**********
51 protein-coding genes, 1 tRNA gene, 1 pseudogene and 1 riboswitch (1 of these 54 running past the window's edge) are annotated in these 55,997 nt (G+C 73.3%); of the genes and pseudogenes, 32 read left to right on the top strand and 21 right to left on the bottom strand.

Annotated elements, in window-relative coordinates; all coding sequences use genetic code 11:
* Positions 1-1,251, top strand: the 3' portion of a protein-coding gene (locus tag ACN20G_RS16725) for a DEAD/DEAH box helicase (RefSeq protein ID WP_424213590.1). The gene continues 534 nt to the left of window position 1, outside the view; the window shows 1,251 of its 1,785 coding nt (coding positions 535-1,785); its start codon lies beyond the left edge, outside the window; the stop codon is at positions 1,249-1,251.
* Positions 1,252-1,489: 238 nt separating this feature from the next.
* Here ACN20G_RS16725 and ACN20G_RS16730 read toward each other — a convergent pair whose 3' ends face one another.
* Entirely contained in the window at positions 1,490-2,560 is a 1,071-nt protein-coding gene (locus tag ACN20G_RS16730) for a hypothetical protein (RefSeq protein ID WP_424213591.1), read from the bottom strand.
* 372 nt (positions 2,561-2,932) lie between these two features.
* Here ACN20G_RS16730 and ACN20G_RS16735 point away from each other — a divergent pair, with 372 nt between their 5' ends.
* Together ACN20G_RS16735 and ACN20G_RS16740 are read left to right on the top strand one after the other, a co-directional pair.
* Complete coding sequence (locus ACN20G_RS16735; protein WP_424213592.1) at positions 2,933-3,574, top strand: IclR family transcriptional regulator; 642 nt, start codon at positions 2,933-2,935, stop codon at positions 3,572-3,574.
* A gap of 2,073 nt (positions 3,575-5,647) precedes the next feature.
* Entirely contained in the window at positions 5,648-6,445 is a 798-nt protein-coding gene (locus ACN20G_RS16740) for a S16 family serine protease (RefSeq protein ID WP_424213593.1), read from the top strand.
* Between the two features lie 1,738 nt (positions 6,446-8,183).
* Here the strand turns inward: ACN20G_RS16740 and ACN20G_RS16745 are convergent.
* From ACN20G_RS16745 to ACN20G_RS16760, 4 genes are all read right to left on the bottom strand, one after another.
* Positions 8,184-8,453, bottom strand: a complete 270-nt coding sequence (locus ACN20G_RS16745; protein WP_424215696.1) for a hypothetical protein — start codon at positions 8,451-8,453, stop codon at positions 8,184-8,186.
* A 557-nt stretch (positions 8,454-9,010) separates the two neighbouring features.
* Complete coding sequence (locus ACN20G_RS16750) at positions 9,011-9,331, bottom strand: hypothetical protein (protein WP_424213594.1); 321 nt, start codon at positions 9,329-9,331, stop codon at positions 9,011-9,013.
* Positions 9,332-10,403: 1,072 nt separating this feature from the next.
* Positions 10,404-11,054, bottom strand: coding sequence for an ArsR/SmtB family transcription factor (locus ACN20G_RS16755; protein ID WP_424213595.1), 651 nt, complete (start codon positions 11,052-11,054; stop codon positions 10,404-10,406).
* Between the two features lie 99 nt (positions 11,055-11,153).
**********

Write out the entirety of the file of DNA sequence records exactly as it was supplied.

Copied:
51 protein-coding genes, 1 tRNA gene, 1 pseudogene and 1 riboswitch (1 of these 54 running past the window's edge) are annotated in these 55,997 nt (G+C 73.3%); of the genes and pseudogenes, 32 read left to right on the top strand and 21 right to left on the bottom strand.

Annotated elements, in window-relative coordinates; all coding sequences use genetic code 11:
* Positions 1-1,251, top strand: the 3' portion of a protein-coding gene (locus tag ACN20G_RS16725) for a DEAD/DEAH box helicase (RefSeq protein ID WP_424213590.1). The gene continues 534 nt to the left of window position 1, outside the view; the window shows 1,251 of its 1,785 coding nt (coding positions 535-1,785); its start codon lies beyond the left edge, outside the window; the stop codon is at positions 1,249-1,251.
* Positions 1,252-1,489: 238 nt separating this feature from the next.
* Here ACN20G_RS16725 and ACN20G_RS16730 read toward each other — a convergent pair whose 3' ends face one another.
* Entirely contained in the window at positions 1,490-2,560 is a 1,071-nt protein-coding gene (locus tag ACN20G_RS16730) for a hypothetical protein (RefSeq protein ID WP_424213591.1), read from the bottom strand.
* 372 nt (positions 2,561-2,932) lie between these two features.
* Here ACN20G_RS16730 and ACN20G_RS16735 point away from each other — a divergent pair, with 372 nt between their 5' ends.
* Together ACN20G_RS16735 and ACN20G_RS16740 are read left to right on the top strand one after the other, a co-directional pair.
* Complete coding sequence (locus ACN20G_RS16735; protein WP_424213592.1) at positions 2,933-3,574, top strand: IclR family transcriptional regulator; 642 nt, start codon at positions 2,933-2,935, stop codon at positions 3,572-3,574.
* A gap of 2,073 nt (positions 3,575-5,647) precedes the next feature.
* Entirely contained in the window at positions 5,648-6,445 is a 798-nt protein-coding gene (locus ACN20G_RS16740) for a S16 family serine protease (RefSeq protein ID WP_424213593.1), read from the top strand.
* Between the two features lie 1,738 nt (positions 6,446-8,183).
* Here the strand turns inward: ACN20G_RS16740 and ACN20G_RS16745 are convergent.
* From ACN20G_RS16745 to ACN20G_RS16760, 4 genes are all read right to left on the bottom strand, one after another.
* Positions 8,184-8,453, bottom strand: a complete 270-nt coding sequence (locus ACN20G_RS16745; protein WP_424215696.1) for a hypothetical protein — start codon at positions 8,451-8,453, stop codon at positions 8,184-8,186.
* A 557-nt stretch (positions 8,454-9,010) separates the two neighbouring features.
* Complete coding sequence (locus ACN20G_RS16750) at positions 9,011-9,331, bottom strand: hypothetical protein (protein WP_424213594.1); 321 nt, start codon at positions 9,329-9,331, stop codon at positions 9,011-9,013.
* Positions 9,332-10,403: 1,072 nt separating this feature from the next.
* Positions 10,404-11,054, bottom strand: coding sequence for an ArsR/SmtB family transcription factor (locus ACN20G_RS16755; protein ID WP_424213595.1), 651 nt, complete (start codon positions 11,052-11,054; stop codon positions 10,404-10,406).
* Between the two features lie 99 nt (positions 11,055-11,153).